A key episode of the Taliban’s religious self-legitimisation as an Islamic movement was the appointment of their leader Mullah Mohammad Omar, in 1996 in Kandahar, as amir-ul-mo’menin(leader of the faithful), a title that gives him religious credentials beyond Afghanistan and makes his leadership almost impossible to challenge from inside the movement. This reflects elements of jihadist theory, namely that jihad against unbelievers is only possible under an independent Muslim ruler in an un-occupied territory. But these jihadist elements of ideology have not played out much in the Taliban’s modus operandi. The movement strictly follows an Afghanistan-only agenda, making it, in fact, something like ‘national Islamists’. Afghan Taleban have not participated in any violent activity outside Afghanistan and their save havens in western Pakistan, including in the terrorist 9/11 attacks. Despite occasional jihadist rhetoric in Taliban statements, jihadist ideas have never played a large role in the Taliban movement. The only exception was between 2004 and 2007 when the notorious Taliban commander Mullah Dadullah imported the method of indiscriminate mass suicide attacks from Iraq. This created strong disagreements inside the movement between his followers and the more traditionalist majority of commanders who considered these strikes as ‘un-Islamic’, as they mainly killed Afghans, i.e. fellow Muslims. Dadullah was killed in a coalition airstrike in 2007. From then on, the Taliban have been trying to regulate their fighters’ behaviour vis-à-vis the civilian population by a layha (code of conduct) that has seen several editions.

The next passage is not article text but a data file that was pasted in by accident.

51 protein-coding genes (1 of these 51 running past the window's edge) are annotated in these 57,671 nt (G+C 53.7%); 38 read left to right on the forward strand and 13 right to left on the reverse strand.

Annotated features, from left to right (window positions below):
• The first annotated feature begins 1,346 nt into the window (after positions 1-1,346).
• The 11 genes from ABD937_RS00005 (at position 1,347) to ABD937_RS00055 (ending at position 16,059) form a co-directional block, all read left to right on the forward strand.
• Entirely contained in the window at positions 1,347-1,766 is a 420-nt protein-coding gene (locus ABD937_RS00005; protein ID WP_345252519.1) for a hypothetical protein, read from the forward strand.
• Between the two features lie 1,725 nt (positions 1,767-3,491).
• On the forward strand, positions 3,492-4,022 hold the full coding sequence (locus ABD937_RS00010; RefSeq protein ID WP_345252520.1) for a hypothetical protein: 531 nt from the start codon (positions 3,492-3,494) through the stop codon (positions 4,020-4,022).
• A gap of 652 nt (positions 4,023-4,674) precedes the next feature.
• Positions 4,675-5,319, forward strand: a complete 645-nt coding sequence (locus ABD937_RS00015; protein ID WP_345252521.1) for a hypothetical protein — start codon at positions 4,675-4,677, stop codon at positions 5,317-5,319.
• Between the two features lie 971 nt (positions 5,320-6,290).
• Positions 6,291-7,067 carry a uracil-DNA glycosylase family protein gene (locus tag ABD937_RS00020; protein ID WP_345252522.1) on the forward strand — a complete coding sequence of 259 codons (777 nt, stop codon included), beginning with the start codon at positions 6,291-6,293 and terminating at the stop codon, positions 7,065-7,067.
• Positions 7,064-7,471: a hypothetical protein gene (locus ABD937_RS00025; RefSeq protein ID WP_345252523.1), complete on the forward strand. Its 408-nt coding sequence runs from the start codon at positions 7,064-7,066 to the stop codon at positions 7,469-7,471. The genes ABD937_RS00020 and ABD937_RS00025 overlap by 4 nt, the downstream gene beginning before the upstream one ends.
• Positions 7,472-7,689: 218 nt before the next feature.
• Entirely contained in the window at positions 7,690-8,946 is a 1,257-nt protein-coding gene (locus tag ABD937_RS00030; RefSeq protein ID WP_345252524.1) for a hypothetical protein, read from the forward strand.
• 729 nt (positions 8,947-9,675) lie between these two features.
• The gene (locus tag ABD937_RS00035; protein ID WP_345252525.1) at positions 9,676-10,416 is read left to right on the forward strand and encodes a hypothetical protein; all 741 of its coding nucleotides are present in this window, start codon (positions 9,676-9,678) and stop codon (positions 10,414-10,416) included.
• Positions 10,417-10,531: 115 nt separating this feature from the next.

As al-Qaida’s 9/11 strikes led to the fall of the Taliban regime, and therefore the loss of what many jihadists considered the only independent Muslim territory, this brought the Taliban and al-Qaeda into conflict. Already during the Taliban’s rule in Afghanistan, there was not much love lost between the Afghan and particularly the Arab and Pakistani jihadist fighters. Skirmishes were periodic, and Taleban leadership used the Arab volunteers as cannon fodder on the most dangerous frontlines. There is am effective faultline between the Afghan Taleban and al-Qaida, and the failure to conceptualise it contributed to the failed US-led anti-terrorism approach in Afghanistan. The fault lines with al-Qaeda make a return of this organisation to Afghanistan unlikely even in the case of another Taliban takeover.